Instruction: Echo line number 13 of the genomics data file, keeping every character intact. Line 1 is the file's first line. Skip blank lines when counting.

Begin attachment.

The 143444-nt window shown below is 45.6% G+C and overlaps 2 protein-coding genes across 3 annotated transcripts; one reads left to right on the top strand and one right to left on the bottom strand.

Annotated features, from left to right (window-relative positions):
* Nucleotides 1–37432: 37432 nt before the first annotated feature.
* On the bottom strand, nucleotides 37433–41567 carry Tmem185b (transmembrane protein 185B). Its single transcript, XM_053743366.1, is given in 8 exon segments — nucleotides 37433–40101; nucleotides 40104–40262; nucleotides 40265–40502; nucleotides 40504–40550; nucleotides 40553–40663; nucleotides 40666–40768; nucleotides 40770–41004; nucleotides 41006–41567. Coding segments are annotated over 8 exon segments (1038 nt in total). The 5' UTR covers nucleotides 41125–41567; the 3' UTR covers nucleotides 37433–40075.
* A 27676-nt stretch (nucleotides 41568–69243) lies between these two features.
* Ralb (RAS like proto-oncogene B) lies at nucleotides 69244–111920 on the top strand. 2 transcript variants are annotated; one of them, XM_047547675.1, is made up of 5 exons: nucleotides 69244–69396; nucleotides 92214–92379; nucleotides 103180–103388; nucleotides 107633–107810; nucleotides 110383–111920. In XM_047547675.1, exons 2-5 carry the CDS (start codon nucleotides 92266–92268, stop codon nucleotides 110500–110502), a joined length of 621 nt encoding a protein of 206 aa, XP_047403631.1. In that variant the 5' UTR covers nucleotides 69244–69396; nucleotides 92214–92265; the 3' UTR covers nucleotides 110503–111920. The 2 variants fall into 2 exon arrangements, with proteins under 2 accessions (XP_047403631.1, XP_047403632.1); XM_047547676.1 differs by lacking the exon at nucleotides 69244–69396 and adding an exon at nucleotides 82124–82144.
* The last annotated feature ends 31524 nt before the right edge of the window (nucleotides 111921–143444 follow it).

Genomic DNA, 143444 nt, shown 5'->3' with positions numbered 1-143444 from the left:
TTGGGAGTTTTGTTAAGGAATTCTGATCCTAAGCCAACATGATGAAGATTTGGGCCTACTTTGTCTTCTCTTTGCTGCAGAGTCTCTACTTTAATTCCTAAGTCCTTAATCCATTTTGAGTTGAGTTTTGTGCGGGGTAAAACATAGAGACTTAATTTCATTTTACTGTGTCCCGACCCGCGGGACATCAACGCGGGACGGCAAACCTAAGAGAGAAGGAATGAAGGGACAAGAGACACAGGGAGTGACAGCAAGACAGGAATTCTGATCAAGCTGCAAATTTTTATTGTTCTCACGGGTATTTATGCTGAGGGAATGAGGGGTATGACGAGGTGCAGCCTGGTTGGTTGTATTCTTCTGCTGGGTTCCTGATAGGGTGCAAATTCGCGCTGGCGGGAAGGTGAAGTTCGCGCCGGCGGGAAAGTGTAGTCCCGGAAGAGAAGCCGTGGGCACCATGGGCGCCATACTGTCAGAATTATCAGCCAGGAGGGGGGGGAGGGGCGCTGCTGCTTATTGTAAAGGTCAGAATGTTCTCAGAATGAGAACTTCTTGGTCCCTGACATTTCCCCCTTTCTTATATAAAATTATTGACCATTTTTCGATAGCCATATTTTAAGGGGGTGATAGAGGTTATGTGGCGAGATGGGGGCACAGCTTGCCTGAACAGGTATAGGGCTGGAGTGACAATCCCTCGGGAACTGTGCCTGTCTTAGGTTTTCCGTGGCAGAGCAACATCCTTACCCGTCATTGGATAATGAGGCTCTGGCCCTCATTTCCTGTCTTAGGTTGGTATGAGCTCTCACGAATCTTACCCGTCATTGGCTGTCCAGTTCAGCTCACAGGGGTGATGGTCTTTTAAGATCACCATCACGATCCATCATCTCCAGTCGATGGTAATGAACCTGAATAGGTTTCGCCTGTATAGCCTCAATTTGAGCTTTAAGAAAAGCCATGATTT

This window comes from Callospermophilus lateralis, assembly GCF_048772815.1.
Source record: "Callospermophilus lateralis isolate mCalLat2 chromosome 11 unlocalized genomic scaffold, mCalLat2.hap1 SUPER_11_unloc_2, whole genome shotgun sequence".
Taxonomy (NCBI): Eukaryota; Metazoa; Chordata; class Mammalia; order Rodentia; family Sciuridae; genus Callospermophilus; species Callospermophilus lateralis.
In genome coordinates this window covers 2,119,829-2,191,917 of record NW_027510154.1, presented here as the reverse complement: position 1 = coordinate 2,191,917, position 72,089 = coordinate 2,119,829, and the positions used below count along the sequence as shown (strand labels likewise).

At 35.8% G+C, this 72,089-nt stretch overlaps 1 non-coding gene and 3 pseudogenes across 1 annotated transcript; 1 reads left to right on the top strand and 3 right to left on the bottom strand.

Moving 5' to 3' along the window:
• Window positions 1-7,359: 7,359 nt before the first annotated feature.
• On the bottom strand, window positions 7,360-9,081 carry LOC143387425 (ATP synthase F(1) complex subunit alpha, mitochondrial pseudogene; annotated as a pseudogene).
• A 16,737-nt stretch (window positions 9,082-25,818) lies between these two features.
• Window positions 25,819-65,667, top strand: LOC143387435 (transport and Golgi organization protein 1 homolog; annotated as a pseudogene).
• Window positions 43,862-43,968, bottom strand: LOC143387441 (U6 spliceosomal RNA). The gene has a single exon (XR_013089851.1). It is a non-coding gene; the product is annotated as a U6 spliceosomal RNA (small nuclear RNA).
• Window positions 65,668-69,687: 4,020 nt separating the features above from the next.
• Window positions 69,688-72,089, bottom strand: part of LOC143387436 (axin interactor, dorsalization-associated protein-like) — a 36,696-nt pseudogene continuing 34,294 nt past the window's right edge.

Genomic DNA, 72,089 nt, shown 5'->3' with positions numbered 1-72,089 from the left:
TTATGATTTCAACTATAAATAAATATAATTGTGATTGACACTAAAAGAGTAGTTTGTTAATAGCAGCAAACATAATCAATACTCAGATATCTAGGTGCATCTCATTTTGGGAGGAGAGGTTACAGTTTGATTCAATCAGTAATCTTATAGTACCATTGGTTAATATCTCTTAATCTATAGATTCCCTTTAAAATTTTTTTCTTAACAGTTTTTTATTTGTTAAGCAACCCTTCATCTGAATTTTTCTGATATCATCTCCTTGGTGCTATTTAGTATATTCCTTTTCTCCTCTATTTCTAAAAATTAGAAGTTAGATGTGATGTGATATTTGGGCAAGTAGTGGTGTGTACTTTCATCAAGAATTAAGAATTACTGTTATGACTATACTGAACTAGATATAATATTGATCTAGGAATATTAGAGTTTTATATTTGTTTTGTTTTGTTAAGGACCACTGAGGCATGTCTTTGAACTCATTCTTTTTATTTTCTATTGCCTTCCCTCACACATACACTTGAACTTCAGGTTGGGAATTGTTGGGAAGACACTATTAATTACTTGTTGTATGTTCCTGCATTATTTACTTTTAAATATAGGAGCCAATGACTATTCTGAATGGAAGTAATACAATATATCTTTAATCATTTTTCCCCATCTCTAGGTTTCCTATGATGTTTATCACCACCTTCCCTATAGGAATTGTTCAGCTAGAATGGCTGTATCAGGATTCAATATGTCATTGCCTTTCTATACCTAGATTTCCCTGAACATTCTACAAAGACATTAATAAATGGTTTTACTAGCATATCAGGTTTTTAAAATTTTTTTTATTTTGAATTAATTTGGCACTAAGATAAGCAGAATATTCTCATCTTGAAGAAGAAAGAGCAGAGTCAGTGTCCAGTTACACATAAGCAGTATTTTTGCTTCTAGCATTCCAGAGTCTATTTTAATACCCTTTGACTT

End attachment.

In genome coordinates this window covers 2,119,829-2,191,917 of record NW_027510154.1, presented here as the reverse complement: position 1 = coordinate 2,191,917, position 72,089 = coordinate 2,119,829, and the positions used below count along the sequence as shown (strand labels likewise).